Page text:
OPINION: Hustlers who invoke ‘white privilege’ when it suits their needs conveniently forget to factor in the backstory that lies at the heart of a person’s life and career
You need to check yourself if you use the term “white privilege” to describe a well-dressed, well-paid white person.
Making such reactionary proclamations about people you barely know — and apparently do not wish to know — not only puts your myopia on display, but it also gives everybody within earshot a glimpse of your utter willful ignorance.
Widen your gaze, please.
Recently, there has been prattle in the media and academic halls about how white people are afforded a set of privileges that are denied to people with variegated skin.
In fact, the proponents of “white privilege” use a theory called the “Matrix of Oppression” to explain how whites are granted privileges in the real world.
University of Maryland sociological professor Patricia Hill Collins was one of the first academics to popularize this theory in her book Black Feminist Thought: Knowledge, Consciousness, and the Politics of Empowerment. As Collins and other academics note, oppression is created by privilege.
Yet there are important contextual factors involved in rendering a verdict about a person’s character: historical context, socio-economics, and personal experiences matter. When you lump all people, regardless of their personal stories and historical background, into one giant pot of privilege porridge, then you are making a fool of yourself and dismissing people off hand.
For example, MSNBC commentator Touré recently made a grossly ignorant comment, proclaiming in a tweet that the “power of whiteness” helped prisoners survive concentration camps. He was responding to a tweet by @hopes__and__chains that said, “my family survived a concentration camp, came to the US w/nothing, LEGALLY, and made it work.”
I fail to see how the “power of whiteness” had anything to do with surviving the meat grinding, soul crushing, and humiliation that concentration campus engendered.
But again, Touré, like so many guttersnipes and dunderheads before him, failed to stop and consider his words and actions, and how they may be perceived. Instead, he chose to point at the target of his anger and yell “white privilege!”
Unfortunately, this kind of knee-jerk reaction is all too common among those who dabble in “white privilege” mongering.
Speaking in hypothetical terms, maybe they point at an elderly businessman on TV, noting his august appearance, articulate manner, and white skin, and, in that brief moment, place him in the “white privilege” category.
But perhaps they were unaware that that businessman, originally named James Finegold, at a very tender age, saw the massacre of his entire family at Auschwitz II–Birkenau in 1941. He managed to escape Hitler, but he could not flee the lifelong burden associated with having a Jewish surname. Not only did he have to give up his last name (the last tie to his now dead family), but he also went on to lead a hard and scrabble life, fighting and scrounging his way through every obstacle and setback. He worked hard for 30 years of his life, until one day, by the grace of God, he was able to cobble together enough greenbacks, experience and knowledge to afford the finer things in life.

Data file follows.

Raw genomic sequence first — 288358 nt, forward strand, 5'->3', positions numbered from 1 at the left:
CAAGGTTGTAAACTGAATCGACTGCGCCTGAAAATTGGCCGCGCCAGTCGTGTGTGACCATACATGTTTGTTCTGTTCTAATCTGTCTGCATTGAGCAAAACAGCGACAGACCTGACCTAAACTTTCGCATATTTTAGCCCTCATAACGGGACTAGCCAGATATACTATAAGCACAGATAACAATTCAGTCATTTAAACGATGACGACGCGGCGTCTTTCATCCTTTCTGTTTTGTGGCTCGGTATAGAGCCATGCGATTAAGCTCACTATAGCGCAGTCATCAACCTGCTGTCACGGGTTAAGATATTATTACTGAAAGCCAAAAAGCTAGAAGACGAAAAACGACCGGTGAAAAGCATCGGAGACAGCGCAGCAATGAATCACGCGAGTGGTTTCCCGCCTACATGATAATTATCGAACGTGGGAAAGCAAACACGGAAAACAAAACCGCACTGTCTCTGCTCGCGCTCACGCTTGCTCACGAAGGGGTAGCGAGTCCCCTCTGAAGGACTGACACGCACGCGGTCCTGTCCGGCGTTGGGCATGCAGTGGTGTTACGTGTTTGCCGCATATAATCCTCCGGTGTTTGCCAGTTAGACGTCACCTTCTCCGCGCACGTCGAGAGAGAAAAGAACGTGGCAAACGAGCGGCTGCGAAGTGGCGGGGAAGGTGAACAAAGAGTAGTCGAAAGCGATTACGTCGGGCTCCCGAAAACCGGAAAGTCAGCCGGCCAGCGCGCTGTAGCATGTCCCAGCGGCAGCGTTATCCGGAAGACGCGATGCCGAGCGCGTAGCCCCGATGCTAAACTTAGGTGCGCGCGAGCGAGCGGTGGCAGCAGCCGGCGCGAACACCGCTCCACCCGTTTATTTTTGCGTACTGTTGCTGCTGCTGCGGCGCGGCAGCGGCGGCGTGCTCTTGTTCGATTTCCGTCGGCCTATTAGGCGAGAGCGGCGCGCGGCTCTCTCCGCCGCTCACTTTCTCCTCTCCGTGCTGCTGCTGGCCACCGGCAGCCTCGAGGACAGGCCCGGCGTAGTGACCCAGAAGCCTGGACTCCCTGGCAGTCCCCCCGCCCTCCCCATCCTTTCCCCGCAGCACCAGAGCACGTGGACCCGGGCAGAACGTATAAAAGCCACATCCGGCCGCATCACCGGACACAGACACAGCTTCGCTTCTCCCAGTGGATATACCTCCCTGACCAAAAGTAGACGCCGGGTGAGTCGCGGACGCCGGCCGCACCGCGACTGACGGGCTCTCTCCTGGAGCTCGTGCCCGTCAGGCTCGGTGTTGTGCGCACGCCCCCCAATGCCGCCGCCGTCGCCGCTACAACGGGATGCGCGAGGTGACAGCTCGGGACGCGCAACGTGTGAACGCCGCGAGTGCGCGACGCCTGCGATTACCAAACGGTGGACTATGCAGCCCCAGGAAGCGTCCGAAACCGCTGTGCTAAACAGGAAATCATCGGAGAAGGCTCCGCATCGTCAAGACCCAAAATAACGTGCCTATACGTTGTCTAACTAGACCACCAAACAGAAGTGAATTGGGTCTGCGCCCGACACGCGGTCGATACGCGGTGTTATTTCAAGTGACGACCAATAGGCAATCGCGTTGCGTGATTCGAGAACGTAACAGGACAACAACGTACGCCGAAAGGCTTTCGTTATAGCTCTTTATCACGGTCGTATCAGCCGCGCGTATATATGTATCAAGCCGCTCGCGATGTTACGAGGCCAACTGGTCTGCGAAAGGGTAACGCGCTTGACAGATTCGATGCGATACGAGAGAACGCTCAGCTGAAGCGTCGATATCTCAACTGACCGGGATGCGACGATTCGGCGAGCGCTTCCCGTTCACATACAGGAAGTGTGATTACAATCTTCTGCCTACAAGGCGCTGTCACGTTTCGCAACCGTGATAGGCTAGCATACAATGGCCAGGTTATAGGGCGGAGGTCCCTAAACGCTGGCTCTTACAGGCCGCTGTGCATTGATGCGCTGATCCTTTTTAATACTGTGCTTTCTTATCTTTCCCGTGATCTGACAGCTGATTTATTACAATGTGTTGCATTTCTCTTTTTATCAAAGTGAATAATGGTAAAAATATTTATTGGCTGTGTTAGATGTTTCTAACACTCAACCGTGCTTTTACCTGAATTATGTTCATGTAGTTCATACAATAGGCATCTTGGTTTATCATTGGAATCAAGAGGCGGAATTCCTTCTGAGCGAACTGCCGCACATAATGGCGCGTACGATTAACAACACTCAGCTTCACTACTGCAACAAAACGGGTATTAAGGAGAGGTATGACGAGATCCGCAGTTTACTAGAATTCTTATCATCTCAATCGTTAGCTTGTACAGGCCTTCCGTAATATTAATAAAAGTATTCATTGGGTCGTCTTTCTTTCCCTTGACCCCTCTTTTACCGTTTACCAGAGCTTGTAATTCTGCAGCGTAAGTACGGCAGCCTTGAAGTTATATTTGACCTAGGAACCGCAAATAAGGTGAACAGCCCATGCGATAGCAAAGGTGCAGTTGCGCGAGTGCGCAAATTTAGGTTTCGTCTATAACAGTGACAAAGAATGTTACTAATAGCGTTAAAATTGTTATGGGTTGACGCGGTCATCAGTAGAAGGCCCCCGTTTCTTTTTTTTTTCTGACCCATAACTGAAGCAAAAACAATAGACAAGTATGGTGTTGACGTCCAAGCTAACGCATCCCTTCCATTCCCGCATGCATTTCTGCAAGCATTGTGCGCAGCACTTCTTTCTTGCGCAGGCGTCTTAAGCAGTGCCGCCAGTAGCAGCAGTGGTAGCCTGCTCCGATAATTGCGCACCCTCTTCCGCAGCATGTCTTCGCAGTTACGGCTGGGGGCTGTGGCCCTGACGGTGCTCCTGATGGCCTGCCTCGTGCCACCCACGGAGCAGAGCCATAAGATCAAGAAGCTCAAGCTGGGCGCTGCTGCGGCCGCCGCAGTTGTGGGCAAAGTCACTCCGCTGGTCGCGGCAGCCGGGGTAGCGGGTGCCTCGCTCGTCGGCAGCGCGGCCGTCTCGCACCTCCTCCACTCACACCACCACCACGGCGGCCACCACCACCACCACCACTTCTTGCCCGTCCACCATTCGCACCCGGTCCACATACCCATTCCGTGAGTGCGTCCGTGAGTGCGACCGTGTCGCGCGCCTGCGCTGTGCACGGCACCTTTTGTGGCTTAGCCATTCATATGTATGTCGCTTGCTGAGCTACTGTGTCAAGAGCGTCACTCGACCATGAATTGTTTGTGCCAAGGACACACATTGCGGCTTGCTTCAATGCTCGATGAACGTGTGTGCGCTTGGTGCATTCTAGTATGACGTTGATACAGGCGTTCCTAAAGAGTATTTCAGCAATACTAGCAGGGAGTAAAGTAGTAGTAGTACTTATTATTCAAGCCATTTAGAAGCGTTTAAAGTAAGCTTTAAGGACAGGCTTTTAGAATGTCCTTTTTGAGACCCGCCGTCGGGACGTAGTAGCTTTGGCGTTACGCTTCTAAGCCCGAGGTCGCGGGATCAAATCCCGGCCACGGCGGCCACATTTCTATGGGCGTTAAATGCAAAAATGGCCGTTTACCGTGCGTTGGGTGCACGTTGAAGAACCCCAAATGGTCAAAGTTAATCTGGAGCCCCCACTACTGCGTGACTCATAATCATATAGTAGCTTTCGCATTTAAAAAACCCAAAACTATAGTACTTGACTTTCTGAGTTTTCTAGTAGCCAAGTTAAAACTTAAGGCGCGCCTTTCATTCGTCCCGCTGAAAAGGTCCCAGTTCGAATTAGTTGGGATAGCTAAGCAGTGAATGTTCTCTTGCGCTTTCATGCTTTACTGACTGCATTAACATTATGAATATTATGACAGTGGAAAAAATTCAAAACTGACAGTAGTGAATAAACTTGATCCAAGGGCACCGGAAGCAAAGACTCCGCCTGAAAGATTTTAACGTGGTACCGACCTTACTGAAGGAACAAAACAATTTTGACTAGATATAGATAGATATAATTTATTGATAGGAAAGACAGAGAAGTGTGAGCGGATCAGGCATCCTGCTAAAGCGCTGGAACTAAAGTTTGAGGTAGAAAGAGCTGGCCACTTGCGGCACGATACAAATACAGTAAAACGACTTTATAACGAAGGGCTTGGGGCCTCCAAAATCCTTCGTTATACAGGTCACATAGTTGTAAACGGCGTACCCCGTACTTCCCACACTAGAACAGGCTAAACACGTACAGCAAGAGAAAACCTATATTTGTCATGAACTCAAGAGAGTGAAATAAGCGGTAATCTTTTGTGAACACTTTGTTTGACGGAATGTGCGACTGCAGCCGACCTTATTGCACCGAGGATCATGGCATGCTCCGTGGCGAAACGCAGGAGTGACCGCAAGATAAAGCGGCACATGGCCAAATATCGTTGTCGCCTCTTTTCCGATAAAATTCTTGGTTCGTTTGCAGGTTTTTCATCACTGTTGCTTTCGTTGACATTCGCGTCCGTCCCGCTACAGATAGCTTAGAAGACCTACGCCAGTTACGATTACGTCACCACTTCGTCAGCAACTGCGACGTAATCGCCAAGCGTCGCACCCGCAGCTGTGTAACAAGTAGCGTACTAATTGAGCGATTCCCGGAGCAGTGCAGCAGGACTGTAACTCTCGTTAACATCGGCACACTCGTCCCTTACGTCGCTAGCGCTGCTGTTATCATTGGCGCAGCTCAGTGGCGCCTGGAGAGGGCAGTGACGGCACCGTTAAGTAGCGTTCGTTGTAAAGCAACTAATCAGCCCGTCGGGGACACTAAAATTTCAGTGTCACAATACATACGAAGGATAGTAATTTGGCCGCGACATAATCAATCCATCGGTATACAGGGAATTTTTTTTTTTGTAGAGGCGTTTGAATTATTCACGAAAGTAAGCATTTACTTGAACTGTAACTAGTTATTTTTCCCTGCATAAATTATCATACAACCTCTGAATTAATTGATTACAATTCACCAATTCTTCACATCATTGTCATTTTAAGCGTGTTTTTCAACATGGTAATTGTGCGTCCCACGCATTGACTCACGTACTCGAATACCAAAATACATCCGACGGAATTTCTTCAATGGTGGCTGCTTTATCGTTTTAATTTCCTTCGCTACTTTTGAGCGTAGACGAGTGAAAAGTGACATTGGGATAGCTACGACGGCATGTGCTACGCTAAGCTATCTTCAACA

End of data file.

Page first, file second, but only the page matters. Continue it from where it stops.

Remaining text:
Were his gains made through “white privilege?”
Or maybe they consider their boss, a white woman who dresses to the nines every day, carries herself with a weighty presence, and earns a handsome living as a real estate broker, a result of “white privilege.”
But in their rush to judgment, maybe they neglected to actually talk to her and find out her story. They probably would have found out that she ran away from home at a very young age, lived on the streets until the age of 17, and, nearing her wits end but not willing to be propped up by a massive welfare state, earned money as a stripper throughout her early twenties. Hardly the calling of a person graced with the good fortunes of “white privilege.”
Indeed, she lived a brutal life even before entering the business world. She had to hustle and bustle to eek out a niche in the real estate market, which is a tough racket. She took some lumps, lost some money, gained some money, but along the way she acquired experiential wisdom, eventually giving her the opportunity to create a nice little career in the real estate field.
And to think, in this rush to condemn a person for not “checking their privilege,” the hustlers who invoke the “white privilege” term only when it suits their needs, conveniently forgot to factor in the backstory that lies at the heart of a person’s life and career; the interstitial beauty of their personal history poo-poohed away as if it was yesterday’s refuse.
At least do a little research — perhaps bone up on the personal backstory before making a snap judgment about how they acquired their prestige and title – before dismissing them as a purely a result of class privilege.
In the end, you should always judge a person based upon their individual merits, not what class or caste system they belong to.
College Fix contributor Christopher White is a University of Missouri graduate student and an editorial assistant for The College Fix.
IMAGE: Liam Kearney/Flickr